Friday, September 16, 2011

All for One and One for All

Maybe a better title would have been "A Tale of Two Guitars" but it seems as though Gibson is suffering from an increasingly common malady. Whether it goes by the name of over legislation or over criminalization, the results are the same. The law becomes increasingly more of a "Sword of Damocles" than a structural component of a freedom loving and stable society.

Gibson Guitars, if you are not familiar with the facts, has been raided twice. Once in 2009, when much of their stock of wood was confiscated supposedly because they were in violation of the Lacey Act. Gibson cooperated fully with the government, went to court and proved that they had not violated the Lacey Act. Their property has yet to be returned.
Then, in August of this year, Gibson Guitars was raided again. Raided by Government agents with automatic weapons. Again, supposedly because of violations of the Lacey Act. (For a more comprehensive overview, please check out the Gibson site.)

The next component to this story, is that Gibson's competitor, Martin Guitars, uses the same wood, from the same supplier in Madagascar, and yet, has suffered no raids. What's the difference? At the moment, the suggestion is that they made contributions to different political parties.

Whether or not this is the case, there is a significant interest in this case for all Americans.

First, the suggestion of political favoritism or even political motivation is particularly troubling. In other years, under other administrations, such could be dismissed as sour grapes far more easily. Statements from the head of the DOJ and Mr. Obama, among others seem to indicate that there is rampant, unethical use of government power and funds to reward and punish Americans at the whims of the current administration.

Then there is the matter of the confiscated property. How long should it take for property to be returned when charges have been proven to be unfounded? How long could the average American survive if their house or car were confiscated in this way? Would it significantly impact their standard of living? Where is justice in this situation?

Then there is the matter of the armed raids. Is it necessary to use that sort of force in a case where the company has been 100% cooperative with the government?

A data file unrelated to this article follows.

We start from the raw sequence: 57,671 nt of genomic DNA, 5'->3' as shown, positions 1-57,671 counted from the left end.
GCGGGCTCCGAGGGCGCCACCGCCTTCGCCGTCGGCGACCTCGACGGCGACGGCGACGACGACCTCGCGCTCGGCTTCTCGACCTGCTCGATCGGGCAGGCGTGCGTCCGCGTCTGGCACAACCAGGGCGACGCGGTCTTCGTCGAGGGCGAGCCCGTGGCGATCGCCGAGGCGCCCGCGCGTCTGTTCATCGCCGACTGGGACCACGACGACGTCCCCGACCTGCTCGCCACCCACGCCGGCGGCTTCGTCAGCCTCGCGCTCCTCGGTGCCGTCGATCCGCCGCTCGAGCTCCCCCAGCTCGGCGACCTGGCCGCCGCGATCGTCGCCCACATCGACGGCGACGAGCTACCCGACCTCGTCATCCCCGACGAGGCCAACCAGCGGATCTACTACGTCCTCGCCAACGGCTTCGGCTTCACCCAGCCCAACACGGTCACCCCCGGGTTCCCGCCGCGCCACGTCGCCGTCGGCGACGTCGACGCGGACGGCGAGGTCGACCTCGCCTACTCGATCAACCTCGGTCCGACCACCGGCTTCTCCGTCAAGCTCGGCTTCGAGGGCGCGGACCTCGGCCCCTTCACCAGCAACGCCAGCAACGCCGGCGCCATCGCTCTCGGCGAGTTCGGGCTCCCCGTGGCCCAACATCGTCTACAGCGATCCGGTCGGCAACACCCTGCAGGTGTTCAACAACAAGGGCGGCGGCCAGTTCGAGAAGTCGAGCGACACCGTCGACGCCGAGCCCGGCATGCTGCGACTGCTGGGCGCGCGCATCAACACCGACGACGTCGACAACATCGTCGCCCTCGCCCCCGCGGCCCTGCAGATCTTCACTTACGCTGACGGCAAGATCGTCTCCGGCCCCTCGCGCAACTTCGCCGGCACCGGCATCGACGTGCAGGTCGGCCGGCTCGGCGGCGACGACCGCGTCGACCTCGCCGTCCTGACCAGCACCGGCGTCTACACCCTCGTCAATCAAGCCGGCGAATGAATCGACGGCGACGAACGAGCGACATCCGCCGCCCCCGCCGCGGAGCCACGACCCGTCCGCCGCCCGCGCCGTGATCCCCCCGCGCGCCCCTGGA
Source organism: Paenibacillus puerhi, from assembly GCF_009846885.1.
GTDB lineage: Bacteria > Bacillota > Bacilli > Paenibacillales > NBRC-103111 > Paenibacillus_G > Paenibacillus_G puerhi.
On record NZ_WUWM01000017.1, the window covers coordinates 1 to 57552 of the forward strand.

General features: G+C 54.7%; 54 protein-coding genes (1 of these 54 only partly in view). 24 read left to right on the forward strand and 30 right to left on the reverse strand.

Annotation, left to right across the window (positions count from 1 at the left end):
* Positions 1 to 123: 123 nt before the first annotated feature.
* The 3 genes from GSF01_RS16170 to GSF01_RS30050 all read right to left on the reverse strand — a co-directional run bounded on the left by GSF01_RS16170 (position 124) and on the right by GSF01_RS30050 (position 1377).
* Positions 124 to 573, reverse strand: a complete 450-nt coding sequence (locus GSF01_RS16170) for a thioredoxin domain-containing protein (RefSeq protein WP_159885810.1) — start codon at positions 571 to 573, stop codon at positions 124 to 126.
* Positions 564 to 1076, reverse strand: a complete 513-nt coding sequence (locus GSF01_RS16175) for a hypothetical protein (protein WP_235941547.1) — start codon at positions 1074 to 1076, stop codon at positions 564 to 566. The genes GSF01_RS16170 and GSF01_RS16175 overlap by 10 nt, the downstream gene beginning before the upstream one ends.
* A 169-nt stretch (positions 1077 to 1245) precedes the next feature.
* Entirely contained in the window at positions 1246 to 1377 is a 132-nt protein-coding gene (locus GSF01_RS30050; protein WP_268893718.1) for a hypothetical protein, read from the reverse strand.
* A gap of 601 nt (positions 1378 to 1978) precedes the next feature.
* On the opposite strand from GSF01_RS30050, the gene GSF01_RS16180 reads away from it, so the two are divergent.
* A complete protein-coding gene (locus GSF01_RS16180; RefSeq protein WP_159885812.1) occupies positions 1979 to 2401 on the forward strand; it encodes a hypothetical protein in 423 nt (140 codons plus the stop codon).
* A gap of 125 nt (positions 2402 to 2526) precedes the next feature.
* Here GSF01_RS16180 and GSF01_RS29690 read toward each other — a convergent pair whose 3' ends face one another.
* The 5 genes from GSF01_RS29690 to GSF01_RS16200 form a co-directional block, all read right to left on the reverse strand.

When the company has a good reputation in the community and there are no indicators that there would be any sort of resistance?

I know, it is important to be prepared for the unexpected in law enforcement work, but a little common sense and courtesy can go a long way. This was not a drug bust with people known to have weapons and engage in violence, it was a raid on a legitimate business that had already demonstrated full cooperation.

Finally,(at least for this post)there is the issue of the Lacey Act itself. In 1981, Congress removed the heightened proof standard of "willfully" from the statute, making "knowingly" the standard. There is an increasing amount of legislation making crimes out of things that most people would not ordinarily think of as criminal. It used to be said that ignorance of the law is no excuse. But, the law used to be fairly straightforward. An individual could deduce, with common sense, what was likely to be illegal and what would be fine. Not so any longer. In addition to the increased number of laws criminalizing actions, there is a lack of the requirement to show criminal intent in those laws.

Bearing all that in view, it appears that Gibson guitars is fighting the good fight for us all. Their case demonstrates all of these challenges at once. Do support Gibson by signing their petition here. And do keep an eye on how this case is handled. This is our nation. The duty to keep it free is ours. Do call your legislators...before it becomes illegal.

Gibson does make some lovely instruments.

"Therefore is judgment far from us, neither doth justice overtake us: we wait for light, but behold obscurity; for brightness, but we walk in darkness." ~ Isaiah 59:9

1 comment:

Dr.D said...

This is so blatantly political it stinks to high Heaven! The DOJ is probably the most corrupt of all the severely corrupted departments in the criminal government we currently suffer under. The next administration is going to have a lot to do just to prosecute those guilty of crimes in this administration of which there will be thousands.

Why they pick on small fish like Gibson is really beyond me. Surely there are bigger "offenders" they could target to have a bigger impact?? They are just plain stupid!!